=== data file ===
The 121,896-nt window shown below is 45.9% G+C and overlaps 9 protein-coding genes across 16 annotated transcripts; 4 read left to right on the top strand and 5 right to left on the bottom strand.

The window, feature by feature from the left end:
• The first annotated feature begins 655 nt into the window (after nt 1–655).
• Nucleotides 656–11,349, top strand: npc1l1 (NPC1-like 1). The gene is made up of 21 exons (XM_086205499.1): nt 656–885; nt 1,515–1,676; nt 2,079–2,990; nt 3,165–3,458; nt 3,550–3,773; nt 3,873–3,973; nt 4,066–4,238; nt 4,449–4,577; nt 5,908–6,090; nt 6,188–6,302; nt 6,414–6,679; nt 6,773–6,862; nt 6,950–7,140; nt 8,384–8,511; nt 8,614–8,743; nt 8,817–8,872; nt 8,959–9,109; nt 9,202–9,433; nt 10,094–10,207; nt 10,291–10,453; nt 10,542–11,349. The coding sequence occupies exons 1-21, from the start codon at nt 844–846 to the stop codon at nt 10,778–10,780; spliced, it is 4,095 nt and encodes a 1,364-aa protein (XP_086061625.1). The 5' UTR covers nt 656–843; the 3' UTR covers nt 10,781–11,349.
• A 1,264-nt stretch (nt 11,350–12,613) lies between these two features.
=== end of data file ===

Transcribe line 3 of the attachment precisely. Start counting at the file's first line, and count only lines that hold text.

• The first annotated feature begins 655 nt into the window (after nt 1–655).